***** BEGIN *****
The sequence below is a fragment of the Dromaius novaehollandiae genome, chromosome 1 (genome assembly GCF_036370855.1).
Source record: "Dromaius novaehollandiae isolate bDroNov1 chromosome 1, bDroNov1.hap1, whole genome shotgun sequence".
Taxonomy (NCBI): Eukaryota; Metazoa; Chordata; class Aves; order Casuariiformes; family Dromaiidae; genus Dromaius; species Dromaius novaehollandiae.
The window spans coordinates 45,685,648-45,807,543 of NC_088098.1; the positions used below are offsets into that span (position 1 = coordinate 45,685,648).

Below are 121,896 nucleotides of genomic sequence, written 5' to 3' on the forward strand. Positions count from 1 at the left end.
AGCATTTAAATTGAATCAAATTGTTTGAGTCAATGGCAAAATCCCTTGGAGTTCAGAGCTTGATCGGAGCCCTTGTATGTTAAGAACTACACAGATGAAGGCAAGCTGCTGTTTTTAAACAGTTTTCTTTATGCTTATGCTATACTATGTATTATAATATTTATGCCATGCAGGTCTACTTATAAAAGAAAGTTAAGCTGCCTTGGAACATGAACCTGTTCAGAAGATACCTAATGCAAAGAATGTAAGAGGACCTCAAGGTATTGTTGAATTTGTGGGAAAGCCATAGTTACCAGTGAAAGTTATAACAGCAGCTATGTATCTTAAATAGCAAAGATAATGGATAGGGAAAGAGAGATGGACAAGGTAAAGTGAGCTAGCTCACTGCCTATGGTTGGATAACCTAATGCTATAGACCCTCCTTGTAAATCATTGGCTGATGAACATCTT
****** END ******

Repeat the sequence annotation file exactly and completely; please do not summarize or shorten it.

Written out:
The sequence below is a fragment of the Dromaius novaehollandiae genome, chromosome 1 (genome assembly GCF_036370855.1).
Source record: "Dromaius novaehollandiae isolate bDroNov1 chromosome 1, bDroNov1.hap1, whole genome shotgun sequence".
Taxonomy (NCBI): Eukaryota; Metazoa; Chordata; class Aves; order Casuariiformes; family Dromaiidae; genus Dromaius; species Dromaius novaehollandiae.
The window spans coordinates 45,685,648-45,807,543 of NC_088098.1; the positions used below are offsets into that span (position 1 = coordinate 45,685,648).

Below are 121,896 nucleotides of genomic sequence, written 5' to 3' on the forward strand. Positions count from 1 at the left end.
AGCATTTAAATTGAATCAAATTGTTTGAGTCAATGGCAAAATCCCTTGGAGTTCAGAGCTTGATCGGAGCCCTTGTATGTTAAGAACTACACAGATGAAGGCAAGCTGCTGTTTTTAAACAGTTTTCTTTATGCTTATGCTATACTATGTATTATAATATTTATGCCATGCAGGTCTACTTATAAAAGAAAGTTAAGCTGCCTTGGAACATGAACCTGTTCAGAAGATACCTAATGCAAAGAATGTAAGAGGACCTCAAGGTATTGTTGAATTTGTGGGAAAGCCATAGTTACCAGTGAAAGTTATAACAGCAGCTATGTATCTTAAATAGCAAAGATAATGGATAGGGAAAGAGAGATGGACAAGGTAAAGTGAGCTAGCTCACTGCCTATGGTTGGATAACCTAATGCTATAGACCCTCCTTGTAAATCATTGGCTGATGAACATCTT